List of college coaches in 2009 that transitioned to the NFL:

1. Eric Yarber – Tampa Bay Bucs (Wide receivers)

2. Scottie Montgomery – Pittsburgh Steelers (Wide receivers)3

3. Giff Smith – Buffalo Bills (Defensive assistant)

4. Bobby Johnson – Buffalo Bills (Assistant offensive line)

5. Tommie Robinson – Arizona Cardinals (Running Backs)

6. Jedd Fisch – Seattle Seahawks (Quarterbacks)

7. Richard Hightower – Washington Redskins (Assistant special teams coach)

8. Corwin Brown – New England Patriots (Defensive backs) 

9. Brian Schneider – Seattle Seahawks

10. Jeremy Bates – Seattle Seahawks (Offensive coordinator)

11. Ken Norton Jr – Seattle Seahawks (Linebackers)

12. Kris Richard – Seattle Seahawks (Assistant defensive backs)

13. Rocky Seto – Seattle Seahawks (Defensive quality control)

14. Dave Canales - Seattle Seahawks (Offensive quality control)

Shane Beamer explains accepting job at Virginia Tech

After 33 years of coaching the Virginia Tech running backs, Billy Hite is moving into a role of senior advisor / assistant to the head coach.

Hite’s decision to move off-the-field made room for Shane Beamer, the son of Virginia Tech head coach Frank Beamer.

Shane, who has served on Steve Spurrier’s staff at South Carolina the last four years, talked about the decision to join the Virginia Tech staff.

Shane Beamer explained, “It was really, I guess, last week was the first time that it was even discussed. Dad had mentioned that Coach Hite was possibly transitioning into an administrative role and would I be interested in replacing him. My first response to him was that I wanted to talk to Billy Hite. We’re not gonna come into a situation where Billy Hite was upset about the move or it was a move he didn’t want to do. I’ve got too much respect for Billy Hite. I was not gonna allow that to happen.”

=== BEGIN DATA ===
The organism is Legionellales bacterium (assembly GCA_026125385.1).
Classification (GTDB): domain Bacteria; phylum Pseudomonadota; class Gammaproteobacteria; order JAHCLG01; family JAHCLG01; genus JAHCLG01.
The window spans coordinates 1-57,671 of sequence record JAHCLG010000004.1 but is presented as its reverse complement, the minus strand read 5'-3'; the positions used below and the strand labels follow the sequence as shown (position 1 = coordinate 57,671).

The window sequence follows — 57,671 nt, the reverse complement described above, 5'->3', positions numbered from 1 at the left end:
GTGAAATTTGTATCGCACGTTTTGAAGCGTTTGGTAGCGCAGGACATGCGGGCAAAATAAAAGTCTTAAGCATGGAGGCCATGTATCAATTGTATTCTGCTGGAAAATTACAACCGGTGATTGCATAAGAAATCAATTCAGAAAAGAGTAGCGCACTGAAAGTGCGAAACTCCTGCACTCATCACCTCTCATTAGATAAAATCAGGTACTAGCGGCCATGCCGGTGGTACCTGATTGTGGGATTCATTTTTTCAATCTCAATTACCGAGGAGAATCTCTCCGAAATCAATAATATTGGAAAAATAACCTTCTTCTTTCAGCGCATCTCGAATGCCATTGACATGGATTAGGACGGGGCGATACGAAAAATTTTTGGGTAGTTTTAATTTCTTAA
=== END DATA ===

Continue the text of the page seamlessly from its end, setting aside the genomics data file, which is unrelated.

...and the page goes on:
“I talked to Coach Hite last Sunday – he decided to make that move later in the week – and he was on board with everything and excited.”

"It was important to me to be on my own and make my own name. I didn’t want to get into coaching like you see a lot of these sons of coaches do at the college and pro level. They finish up college and all of a sudden, their Dad hires them and they start coaching. I did not want to do that. I wanted to make my own name, make my own contacts, develop a reputation of Shane Beamer and not Frank Beamer’s son. I feel like I’ve done that over the last 11 years and the timing was just better this time around.”

The Virginia Tech non-conference schedule in 2011 includes Appalachian State, Arkansas State, at East Carolina, and at Marshall.

Coaching turnover - Studying the moves from this off-season

Over 70 assistant coaches that began the Fall of 2010 serving on a D1 coaching staff are currently unemployed.   One year ago, according to FootballScoop research, 65 assistants that began the 2009 season on a D1 coaching staff did not coach at the D1 level in 2010.

If Auburn defensive line coach Tracy Rocker joins the Tennessee Titans, only 6 coaching staffs in the entire country will have the same 9 assistant coaches for the last two years.  Those staffs include Army, Iowa, Missouri, Oregon, Penn State, Wake Forest, and Washington.

Last year, 20 coaches left the NFL to join college coaching staffs.  This off-season, we’ve seen a number of NFL coaches once again opt to join the college ranks.

In fact, at least 12 NFL coaches have accepted coordinator positions at the college level. Those NFL coaches that have accepted coordinator positions include Kevin Rogers (Boston College), Charlie Weis (Florida), Dan Quinn (Florida), Jedd Fisch (Miami), Todd Monken (Oklahoma State), Greg Mattison (Michigan), Eric Bienemy (Colorado), Jim Michalczik (Cal), Mike Johnson (UCLA), George DeLeone (UCONN), and Jason Tarver (Stanford), David Lee (Ole Miss).

Rip Scherer joined the Colorado staff as quarterbacks coach.